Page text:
Petrol and diesel: It is three in a row. The saga of rising petrol prices continue for the third straight day on Friday. Oil companies have once again hiked the prices of petrol by 35 paise per litre for each fuel. The rate of petrol and diesel, going seemingly out of control, has once again hit an all-time high.
Petrol price in Delhi today has gone up to ₹106.89 per litre. Diesel price today has inched closer to three figures at ₹95.62 per litre in the national capital. Petrol price in Mumbai has gone up to ₹112.78 per litre, while diesel will cost ₹103.63 per litre. Petrol price in Bengaluru today has also gone up to hit ₹110.61 per litre, while diesel price has reached ₹101.49 per litre. Petrol price in Kolkata is now at ₹107.44 per litre and diesel at ₹98.73 a litre. Petrol price in Chennai has gone up to ₹103.92 for a litre, while diesel also closer to ₹100 mark, priced at ₹99.92 per litre.
After petrol prices hit the three figure mark in every state since oil companies began revising prices from May this year, diesel price too has hit the ₹100 mark or more in most parts of the country. At this rate diesel is likely to soon follow petrol and breach the three figure price across the country.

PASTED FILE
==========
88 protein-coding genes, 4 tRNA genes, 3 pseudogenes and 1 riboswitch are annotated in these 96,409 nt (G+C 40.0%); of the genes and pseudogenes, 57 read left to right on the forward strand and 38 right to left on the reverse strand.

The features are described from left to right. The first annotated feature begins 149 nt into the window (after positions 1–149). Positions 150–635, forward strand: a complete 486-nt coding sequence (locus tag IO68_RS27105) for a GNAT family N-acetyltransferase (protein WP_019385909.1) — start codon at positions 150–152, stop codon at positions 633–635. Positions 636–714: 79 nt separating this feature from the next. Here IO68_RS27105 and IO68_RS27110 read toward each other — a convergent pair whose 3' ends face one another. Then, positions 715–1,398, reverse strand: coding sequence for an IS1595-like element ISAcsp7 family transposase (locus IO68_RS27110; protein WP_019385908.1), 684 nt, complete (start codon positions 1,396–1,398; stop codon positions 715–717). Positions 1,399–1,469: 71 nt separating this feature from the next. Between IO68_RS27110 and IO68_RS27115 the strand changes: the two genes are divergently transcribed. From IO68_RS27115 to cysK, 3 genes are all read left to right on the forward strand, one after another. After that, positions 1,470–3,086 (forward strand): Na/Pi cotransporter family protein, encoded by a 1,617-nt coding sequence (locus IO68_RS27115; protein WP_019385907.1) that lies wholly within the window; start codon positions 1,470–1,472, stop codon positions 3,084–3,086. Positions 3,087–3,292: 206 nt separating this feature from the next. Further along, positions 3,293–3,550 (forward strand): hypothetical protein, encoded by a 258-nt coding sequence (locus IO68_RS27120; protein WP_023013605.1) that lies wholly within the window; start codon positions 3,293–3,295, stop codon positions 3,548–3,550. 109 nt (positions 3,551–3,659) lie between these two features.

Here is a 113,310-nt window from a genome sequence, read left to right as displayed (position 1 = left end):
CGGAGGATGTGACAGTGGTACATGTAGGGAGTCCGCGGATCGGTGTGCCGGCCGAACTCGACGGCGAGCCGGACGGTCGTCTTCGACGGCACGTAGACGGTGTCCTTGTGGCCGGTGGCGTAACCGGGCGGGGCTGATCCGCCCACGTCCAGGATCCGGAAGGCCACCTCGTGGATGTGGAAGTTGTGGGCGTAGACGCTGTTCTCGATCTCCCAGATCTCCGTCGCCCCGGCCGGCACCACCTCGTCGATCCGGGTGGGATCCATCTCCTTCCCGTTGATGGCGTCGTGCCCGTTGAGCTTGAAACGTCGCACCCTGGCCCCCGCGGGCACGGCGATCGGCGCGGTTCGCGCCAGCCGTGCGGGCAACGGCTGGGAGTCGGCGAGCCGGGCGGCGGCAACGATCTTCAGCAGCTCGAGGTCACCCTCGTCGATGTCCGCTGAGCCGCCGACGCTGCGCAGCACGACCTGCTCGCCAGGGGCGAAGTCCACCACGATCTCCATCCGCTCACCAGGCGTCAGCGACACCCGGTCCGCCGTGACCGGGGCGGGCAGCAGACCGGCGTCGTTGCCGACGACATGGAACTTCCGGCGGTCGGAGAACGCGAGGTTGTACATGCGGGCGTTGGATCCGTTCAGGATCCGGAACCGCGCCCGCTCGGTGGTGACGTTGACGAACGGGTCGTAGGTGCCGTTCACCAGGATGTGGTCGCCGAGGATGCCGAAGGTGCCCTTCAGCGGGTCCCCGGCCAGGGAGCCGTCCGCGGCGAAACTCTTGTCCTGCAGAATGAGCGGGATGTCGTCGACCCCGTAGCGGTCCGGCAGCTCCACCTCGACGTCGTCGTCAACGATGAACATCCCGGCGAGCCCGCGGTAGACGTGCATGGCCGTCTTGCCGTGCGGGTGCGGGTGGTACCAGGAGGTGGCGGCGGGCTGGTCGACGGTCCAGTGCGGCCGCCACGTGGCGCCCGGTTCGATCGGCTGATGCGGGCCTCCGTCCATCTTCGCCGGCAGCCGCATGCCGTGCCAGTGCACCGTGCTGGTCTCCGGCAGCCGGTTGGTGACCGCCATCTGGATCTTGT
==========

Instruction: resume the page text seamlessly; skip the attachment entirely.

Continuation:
Sri Ganganagar in Rajasthan still remains the costliest place to buy a litre of either fuel. Petrol price in Sri Ganganagar today is at ₹119.05 a litre, while diesel is selling for ₹109.88 per litre.
Since September this year, when oil companies resumed price revision after gap of about a month, the rate of petrol has gone up at least 18 times while diesel price has been hiked 21 times. The key reason behind the rise in fuel prices has been the fluctuation in global crude oil price. It has reached $85 per barrel from a little more than $70 per barrel ahead of the festive season.
According to sources, the Centre is trying to reach an understanding with the oil exporting countries to bring down the rate of crude oil. If there is an agreement, it could help to keep the prices down back home. India imports about 80 per cent of its oil needs from abroad which also makes it difficult to control price of petrol and diesel in case of a surge in global pricing.